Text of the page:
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Cancer: India's growing healthcare concern

India is grappling with a sharp rise in non-communicable diseases (NCDs), among them cancer, which is expanding at a concerning pace. According to a Federation of Indian Chambers of Commerce and Industry (FICCI) report, it is estimated that the reported incidence of cancer in India in 2022 was between 1.9 to 2 million cases, while the actual incidence is believed to be 1.5 to 3 times higher than the reported figures. Also, there is a significant variation in the prevalence of different types of cancers among various states in India. This diversity can be utilized as a valuable resource for developing more tailored strategies to control cancer, taking into account the distinct patterns of cancer occurrence in each state. Urgent attention and action from policymakers and healthcare providers to make cancer management more effective and seamless is the need of the hour.

Addressing the surge

Cancer management involves a multifaceted approach that includes awareness, education, prevention, early detection, treatment, and support for those affected. Public awareness campaigns aimed at promoting healthy lifestyles, such as quitting smoking, exercising regularly, and eating a balanced diet, are important initiatives to prevent cancer. Campaigns like 'Raho cancer se do kadam aage' and 'Roko cancer' aim to increase public awareness about cancer and the importance of early detection. These national interventions educate individuals on the disease and the available treatments. Such campaigns are essential to promote early diagnosis and improve survival rates.

Prevention is better than cure

Many cancers are preventable. Primary prevention should be aimed at reducing exposure to carcinogens such as quitting smoking, restricting alcohol consumption, adopting a healthy diet, engaging in regular physical activity, minimizing exposure to radiation, and getting vaccinated against HPV.

Most of the 1.9 to 2 million new cases of cancer every year are diagnosed at advanced stages requiring multimodal treatment. And considering the impact cancer has on the lives of the patient, the family, its finances, and the social burden, it is imperative that no effort should be spared to help preventable cancers from setting in. The combination of late-stage identification and inadequate availability of comprehensive, high-quality cancer treatment significantly affects the results of cancer treatment in the country.

Cancer treatment incurs the highest financial burden among all diseases, with the cost of a single hospitalization for cancer exceeding the average annual expenditure of 80% of the population in 2017. To reduce out-of-pocket expenses, insurance is crucial. Thus, policymakers and healthcare providers must prioritize cost-effectiveness, driven by a culture of continuous improvement, when designing future healthcare delivery models.

Enforce tobacco restrictions

A common refrain ? and scientifically backed too ? is that use of tobacco is a major cause for cancer, and consequently, of death from cancer. Despite relatively high levels of awareness compared to other risk factors, tobacco usage remains a significant public health challenge in India. India is home to more than 267 million tobacco users, making it the country with the second-largest tobacco user base in the world, next only to China. While the government has taken steps to control tobacco use through the National Tobacco Control Program and the implementation of the Cigarettes and Other Tobacco Products Act, the prevalence of adult tobacco users in India remains high, at 28.6%, which is higher than the global average of 23.4%.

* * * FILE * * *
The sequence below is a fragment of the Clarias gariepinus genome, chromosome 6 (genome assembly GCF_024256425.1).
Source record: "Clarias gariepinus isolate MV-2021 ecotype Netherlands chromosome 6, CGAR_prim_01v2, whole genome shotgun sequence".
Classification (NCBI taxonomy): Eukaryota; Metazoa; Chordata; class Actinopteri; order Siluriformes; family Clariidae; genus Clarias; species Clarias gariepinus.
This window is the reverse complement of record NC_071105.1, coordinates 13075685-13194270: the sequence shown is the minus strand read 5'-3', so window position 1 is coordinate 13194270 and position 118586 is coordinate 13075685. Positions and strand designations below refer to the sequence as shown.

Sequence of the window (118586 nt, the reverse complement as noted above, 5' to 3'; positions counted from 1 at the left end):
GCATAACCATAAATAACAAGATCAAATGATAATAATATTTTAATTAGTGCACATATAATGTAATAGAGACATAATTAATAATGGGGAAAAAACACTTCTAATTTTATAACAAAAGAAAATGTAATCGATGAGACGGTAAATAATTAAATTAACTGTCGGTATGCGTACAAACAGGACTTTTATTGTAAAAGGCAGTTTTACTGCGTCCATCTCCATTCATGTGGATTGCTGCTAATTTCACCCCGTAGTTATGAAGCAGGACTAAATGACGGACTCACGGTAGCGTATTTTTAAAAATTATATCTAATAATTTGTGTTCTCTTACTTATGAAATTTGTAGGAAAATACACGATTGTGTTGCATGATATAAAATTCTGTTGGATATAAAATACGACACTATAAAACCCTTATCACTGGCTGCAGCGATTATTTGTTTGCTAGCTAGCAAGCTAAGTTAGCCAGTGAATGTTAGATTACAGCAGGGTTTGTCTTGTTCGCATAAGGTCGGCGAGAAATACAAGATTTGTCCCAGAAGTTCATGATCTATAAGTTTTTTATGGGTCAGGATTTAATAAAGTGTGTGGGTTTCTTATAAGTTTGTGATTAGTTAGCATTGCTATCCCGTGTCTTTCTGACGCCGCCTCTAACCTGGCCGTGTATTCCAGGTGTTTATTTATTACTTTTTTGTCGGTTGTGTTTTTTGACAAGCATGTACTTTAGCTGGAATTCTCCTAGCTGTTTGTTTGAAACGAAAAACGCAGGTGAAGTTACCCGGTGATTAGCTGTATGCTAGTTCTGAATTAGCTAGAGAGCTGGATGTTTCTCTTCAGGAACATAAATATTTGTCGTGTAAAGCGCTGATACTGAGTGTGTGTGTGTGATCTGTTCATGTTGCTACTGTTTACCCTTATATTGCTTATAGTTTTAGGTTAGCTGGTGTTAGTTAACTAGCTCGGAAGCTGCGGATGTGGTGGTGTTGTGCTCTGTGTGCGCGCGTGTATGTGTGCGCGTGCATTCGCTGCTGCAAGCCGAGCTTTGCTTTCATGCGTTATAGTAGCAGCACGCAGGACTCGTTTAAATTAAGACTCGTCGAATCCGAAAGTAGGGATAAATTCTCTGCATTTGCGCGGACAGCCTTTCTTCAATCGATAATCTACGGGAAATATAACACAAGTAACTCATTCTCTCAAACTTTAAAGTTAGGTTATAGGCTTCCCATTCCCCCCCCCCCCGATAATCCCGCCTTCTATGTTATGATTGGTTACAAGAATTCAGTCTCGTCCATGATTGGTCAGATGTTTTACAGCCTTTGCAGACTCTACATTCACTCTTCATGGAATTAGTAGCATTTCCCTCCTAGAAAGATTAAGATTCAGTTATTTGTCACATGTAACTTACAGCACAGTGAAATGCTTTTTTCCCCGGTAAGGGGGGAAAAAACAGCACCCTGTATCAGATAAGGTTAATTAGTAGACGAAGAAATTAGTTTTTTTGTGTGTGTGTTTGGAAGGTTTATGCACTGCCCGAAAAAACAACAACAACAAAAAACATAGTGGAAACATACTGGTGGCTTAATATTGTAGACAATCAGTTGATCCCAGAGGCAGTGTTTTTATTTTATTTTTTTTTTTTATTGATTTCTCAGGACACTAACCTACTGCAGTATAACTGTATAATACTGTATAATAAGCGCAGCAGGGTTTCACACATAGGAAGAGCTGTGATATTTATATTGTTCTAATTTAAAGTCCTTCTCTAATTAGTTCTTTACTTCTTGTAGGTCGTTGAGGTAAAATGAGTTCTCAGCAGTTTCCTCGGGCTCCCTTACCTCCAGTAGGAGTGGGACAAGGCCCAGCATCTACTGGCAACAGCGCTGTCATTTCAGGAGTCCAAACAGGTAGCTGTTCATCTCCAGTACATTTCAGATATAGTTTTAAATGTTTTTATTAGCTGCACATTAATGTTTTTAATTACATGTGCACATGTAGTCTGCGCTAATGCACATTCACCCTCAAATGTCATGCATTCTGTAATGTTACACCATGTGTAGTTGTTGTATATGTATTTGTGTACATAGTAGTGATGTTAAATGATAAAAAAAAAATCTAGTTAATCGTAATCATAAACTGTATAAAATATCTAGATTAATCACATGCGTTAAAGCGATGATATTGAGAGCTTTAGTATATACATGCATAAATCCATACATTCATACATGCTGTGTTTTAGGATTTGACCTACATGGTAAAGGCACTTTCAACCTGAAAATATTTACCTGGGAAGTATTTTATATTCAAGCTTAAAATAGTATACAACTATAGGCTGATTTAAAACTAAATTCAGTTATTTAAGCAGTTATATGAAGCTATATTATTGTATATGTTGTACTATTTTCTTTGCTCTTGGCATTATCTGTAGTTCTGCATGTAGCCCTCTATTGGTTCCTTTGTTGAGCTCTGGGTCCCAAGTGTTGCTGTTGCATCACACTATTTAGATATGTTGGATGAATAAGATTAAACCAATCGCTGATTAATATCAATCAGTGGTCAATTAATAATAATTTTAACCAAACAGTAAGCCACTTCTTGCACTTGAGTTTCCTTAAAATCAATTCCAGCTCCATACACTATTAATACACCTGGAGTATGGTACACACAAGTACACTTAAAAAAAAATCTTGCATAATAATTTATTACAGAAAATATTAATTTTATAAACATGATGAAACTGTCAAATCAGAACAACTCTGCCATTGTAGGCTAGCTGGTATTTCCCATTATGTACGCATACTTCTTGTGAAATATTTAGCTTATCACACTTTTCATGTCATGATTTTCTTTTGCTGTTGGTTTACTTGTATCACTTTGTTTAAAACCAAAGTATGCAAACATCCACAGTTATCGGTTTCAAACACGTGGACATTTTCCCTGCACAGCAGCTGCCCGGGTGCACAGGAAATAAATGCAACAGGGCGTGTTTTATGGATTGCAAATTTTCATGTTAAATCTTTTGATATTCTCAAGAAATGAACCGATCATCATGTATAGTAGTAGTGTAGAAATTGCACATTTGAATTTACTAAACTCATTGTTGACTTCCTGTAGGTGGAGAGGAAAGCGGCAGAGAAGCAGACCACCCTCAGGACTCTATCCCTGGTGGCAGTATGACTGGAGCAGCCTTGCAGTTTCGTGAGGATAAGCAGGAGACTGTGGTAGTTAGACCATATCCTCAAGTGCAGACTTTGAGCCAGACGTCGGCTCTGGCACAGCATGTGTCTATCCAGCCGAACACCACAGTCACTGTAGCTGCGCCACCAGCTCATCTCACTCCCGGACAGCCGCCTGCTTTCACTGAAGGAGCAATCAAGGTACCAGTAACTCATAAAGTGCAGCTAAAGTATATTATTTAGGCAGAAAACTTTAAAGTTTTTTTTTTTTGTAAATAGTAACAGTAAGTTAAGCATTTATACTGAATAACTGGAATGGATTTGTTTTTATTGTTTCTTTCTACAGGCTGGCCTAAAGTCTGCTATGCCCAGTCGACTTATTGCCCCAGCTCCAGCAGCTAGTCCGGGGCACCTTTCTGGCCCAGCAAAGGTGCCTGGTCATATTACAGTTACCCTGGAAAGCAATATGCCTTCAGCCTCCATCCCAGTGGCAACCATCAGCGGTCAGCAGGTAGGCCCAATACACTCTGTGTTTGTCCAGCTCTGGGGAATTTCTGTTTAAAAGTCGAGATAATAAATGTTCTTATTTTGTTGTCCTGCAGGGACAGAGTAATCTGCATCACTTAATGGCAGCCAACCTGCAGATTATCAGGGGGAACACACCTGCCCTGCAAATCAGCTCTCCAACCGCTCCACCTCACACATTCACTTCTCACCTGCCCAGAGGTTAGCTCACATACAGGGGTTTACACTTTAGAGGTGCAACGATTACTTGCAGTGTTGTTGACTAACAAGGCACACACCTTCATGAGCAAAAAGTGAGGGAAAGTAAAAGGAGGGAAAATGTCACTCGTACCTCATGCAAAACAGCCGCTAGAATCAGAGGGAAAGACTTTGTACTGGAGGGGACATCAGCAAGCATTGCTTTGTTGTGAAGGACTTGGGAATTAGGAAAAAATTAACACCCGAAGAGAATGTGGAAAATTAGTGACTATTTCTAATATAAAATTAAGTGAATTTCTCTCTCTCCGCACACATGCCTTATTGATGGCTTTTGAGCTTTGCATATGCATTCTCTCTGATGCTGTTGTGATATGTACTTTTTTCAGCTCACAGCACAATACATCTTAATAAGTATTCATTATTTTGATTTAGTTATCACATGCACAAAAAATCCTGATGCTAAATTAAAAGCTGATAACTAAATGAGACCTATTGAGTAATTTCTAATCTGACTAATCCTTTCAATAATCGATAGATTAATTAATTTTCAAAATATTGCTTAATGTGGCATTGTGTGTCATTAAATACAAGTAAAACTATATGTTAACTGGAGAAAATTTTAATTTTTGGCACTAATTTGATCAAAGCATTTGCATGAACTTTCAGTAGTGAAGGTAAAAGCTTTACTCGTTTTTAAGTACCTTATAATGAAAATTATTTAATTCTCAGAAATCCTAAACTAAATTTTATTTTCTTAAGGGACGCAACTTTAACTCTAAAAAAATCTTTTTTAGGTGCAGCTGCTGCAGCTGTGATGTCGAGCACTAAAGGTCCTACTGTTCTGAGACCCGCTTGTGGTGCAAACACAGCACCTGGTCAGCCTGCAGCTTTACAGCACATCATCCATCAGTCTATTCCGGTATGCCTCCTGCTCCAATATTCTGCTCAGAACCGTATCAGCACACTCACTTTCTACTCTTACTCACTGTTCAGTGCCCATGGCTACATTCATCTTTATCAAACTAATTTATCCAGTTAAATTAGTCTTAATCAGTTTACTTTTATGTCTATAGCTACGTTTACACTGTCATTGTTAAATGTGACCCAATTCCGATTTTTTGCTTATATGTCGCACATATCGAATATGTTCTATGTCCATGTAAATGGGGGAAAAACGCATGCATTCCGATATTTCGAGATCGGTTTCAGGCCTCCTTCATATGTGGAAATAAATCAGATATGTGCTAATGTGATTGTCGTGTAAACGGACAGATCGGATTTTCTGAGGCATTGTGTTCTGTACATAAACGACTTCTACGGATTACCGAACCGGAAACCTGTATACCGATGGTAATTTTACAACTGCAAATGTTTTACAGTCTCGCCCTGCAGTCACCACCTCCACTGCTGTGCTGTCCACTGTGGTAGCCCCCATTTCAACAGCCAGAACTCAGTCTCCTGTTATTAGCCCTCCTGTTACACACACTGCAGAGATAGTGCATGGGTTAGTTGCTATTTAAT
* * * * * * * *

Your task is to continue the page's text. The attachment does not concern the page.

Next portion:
A clear call to action for governments and authorities is to implement and enforce policies that restrict the use of tobacco products. These policies may include measures such as increasing the taxes on tobacco products, and banning smoking in public places. The aim is to reduce the prevalence of smoking and tobacco use, which is a leading cause of preventable deaths worldwide, and improve public health.

The next level of prevention is Secondary prevention. This involves early detection of cancer through a grassroots approach at the village and community levels. Early diagnosis can lead to better outcomes. Government machinery, both private and public, would need to work seamlessly to deliver quality healthcare and promote early diagnosis.

In India, the population coverage for cancer screening is low, at less than 2%. This is primarily due to a lack of awareness about the importance of early detection. India needs to launch a campaign to significantly raise awareness about prevention, early detection, and treatment of cancer. This should include promoting the use of automated diagnostic tools, precision medicine, and personalized care, which can ultimately make cancer care more affordable for patients.

In conclusion, India is confronted with a considerable challenge posed by a substantial burden of cancer incidence, which is steadily increasing. Tailored strategies are needed, including awareness campaigns, prevention, early detection, and comprehensive treatment. Policymakers must prioritize comprehensive and effective treatment covered through insurance to reduce the financial burden and ensure quality healthcare.